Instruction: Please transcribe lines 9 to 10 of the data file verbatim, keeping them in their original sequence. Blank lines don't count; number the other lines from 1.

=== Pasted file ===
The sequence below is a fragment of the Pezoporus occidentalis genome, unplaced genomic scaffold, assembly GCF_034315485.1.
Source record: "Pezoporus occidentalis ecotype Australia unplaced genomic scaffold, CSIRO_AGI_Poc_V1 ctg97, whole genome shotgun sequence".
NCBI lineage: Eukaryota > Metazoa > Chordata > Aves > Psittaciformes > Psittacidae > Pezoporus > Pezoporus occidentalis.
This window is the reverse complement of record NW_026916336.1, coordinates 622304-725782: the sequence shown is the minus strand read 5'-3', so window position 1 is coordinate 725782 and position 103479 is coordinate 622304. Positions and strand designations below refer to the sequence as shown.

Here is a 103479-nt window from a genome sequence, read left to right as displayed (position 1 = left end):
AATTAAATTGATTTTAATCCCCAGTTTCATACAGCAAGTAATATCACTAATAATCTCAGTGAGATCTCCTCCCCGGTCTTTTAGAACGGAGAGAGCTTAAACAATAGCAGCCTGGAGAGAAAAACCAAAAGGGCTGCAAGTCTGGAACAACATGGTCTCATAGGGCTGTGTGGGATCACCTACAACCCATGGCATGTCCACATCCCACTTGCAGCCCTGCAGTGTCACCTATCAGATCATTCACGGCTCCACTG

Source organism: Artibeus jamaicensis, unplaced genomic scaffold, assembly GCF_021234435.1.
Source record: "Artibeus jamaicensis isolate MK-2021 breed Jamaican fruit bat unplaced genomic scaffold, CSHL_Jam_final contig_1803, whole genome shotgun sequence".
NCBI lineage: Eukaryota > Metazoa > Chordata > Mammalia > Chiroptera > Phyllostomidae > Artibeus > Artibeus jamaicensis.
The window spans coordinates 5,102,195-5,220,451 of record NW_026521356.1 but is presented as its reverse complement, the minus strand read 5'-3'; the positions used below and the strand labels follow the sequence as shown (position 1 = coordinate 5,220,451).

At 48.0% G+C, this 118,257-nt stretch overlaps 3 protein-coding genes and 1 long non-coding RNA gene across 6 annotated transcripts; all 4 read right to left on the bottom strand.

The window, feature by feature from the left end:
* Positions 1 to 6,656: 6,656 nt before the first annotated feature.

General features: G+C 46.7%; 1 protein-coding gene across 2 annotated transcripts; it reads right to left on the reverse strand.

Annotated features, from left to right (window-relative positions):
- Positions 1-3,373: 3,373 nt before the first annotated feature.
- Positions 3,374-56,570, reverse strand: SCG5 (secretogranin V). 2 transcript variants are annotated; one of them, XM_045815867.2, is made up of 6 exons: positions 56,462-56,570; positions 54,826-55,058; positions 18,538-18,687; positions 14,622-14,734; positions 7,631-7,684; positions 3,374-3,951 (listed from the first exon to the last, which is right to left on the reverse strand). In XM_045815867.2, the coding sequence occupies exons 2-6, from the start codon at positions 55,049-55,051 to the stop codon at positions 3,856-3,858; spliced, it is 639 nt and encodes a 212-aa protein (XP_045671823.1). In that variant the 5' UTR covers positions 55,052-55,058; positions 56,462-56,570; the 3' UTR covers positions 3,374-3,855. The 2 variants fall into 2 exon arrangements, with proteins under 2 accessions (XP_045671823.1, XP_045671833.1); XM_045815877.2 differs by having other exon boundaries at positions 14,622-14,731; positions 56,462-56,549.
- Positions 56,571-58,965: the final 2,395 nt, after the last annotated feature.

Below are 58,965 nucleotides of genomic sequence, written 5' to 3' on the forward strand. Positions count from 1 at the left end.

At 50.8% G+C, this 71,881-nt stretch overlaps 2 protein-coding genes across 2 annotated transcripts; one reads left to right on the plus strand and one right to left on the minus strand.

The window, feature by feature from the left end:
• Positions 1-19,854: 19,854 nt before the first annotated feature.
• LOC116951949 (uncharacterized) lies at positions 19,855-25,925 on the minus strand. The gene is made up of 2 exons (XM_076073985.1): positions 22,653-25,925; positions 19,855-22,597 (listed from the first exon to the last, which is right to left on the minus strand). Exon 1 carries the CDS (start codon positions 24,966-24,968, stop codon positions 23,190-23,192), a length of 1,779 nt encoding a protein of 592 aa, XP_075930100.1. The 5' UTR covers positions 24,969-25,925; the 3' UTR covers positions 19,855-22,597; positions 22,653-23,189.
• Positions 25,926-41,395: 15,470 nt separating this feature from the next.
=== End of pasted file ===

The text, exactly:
NCBI lineage: Eukaryota > Metazoa > Chordata > Mammalia > Chiroptera > Phyllostomidae > Artibeus > Artibeus jamaicensis.
The window spans coordinates 5,102,195-5,220,451 of record NW_026521356.1 but is presented as its reverse complement, the minus strand read 5'-3'; the positions used below and the strand labels follow the sequence as shown (position 1 = coordinate 5,220,451).